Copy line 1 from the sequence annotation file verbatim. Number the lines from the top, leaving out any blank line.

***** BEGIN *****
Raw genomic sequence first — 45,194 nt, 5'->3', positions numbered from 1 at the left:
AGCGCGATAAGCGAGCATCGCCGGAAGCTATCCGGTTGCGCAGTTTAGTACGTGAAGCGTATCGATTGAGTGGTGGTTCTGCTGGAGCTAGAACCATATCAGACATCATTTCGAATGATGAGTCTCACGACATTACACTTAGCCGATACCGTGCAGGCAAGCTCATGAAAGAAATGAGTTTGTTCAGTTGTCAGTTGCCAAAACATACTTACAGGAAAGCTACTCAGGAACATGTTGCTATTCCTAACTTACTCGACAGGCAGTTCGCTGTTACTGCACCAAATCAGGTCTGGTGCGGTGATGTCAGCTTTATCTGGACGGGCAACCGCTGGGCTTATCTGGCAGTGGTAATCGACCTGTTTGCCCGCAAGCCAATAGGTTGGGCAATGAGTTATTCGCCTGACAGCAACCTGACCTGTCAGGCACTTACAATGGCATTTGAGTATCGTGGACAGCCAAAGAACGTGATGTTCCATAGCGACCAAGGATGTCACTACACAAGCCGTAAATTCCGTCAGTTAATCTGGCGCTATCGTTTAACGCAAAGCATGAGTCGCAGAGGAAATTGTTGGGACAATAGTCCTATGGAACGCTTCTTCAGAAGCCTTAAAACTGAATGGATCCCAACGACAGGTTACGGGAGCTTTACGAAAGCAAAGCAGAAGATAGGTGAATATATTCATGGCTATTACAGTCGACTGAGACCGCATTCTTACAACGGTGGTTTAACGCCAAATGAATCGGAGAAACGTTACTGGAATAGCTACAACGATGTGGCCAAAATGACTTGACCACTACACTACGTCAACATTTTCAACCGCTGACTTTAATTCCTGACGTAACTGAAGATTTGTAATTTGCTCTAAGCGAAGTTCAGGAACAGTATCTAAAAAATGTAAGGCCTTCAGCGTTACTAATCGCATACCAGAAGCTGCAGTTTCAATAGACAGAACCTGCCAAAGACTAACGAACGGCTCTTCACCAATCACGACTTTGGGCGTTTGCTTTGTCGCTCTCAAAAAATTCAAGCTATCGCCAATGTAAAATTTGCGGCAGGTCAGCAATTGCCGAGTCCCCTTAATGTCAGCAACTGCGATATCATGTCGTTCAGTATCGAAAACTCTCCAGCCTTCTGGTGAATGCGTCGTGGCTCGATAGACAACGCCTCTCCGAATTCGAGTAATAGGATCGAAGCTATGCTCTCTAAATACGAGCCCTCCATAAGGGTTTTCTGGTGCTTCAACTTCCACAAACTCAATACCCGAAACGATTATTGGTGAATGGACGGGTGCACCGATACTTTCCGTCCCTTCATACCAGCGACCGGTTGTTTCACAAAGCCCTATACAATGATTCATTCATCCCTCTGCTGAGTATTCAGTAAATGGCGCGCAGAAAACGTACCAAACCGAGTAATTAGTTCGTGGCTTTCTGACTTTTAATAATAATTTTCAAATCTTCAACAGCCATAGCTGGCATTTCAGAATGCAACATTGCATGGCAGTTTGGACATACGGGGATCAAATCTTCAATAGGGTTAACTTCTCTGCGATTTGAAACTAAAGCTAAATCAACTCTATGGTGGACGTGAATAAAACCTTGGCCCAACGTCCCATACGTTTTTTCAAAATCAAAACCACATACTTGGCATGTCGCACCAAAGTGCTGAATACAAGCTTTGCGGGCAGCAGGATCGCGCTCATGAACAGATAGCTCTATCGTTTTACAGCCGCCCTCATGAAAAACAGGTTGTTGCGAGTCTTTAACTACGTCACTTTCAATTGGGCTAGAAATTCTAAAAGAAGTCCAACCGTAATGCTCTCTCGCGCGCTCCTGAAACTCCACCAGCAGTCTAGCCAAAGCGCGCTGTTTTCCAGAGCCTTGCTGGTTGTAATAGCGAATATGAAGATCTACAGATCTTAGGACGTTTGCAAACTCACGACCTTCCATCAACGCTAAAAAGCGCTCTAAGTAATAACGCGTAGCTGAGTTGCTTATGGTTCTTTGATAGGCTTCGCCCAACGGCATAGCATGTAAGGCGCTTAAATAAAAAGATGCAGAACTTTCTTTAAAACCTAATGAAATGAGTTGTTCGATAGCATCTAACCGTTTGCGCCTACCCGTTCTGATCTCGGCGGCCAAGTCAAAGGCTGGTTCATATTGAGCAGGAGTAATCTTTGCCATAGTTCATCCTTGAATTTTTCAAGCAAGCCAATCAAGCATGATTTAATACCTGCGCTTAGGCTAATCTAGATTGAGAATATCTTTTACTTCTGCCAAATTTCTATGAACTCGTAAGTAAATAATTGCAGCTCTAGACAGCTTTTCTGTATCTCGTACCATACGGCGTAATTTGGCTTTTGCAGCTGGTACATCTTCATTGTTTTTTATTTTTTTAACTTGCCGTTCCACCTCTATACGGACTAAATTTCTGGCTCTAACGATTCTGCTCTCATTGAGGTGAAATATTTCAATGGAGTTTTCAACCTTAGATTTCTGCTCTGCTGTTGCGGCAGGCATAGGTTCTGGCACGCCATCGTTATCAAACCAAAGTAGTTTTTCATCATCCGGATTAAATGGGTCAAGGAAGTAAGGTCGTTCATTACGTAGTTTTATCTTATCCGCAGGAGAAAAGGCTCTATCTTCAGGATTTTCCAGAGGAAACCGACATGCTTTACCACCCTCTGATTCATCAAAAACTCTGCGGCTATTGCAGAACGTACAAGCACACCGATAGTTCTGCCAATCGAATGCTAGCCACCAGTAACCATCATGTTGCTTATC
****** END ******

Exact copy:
Raw genomic sequence first — 45,194 nt, 5'->3', positions numbered from 1 at the left: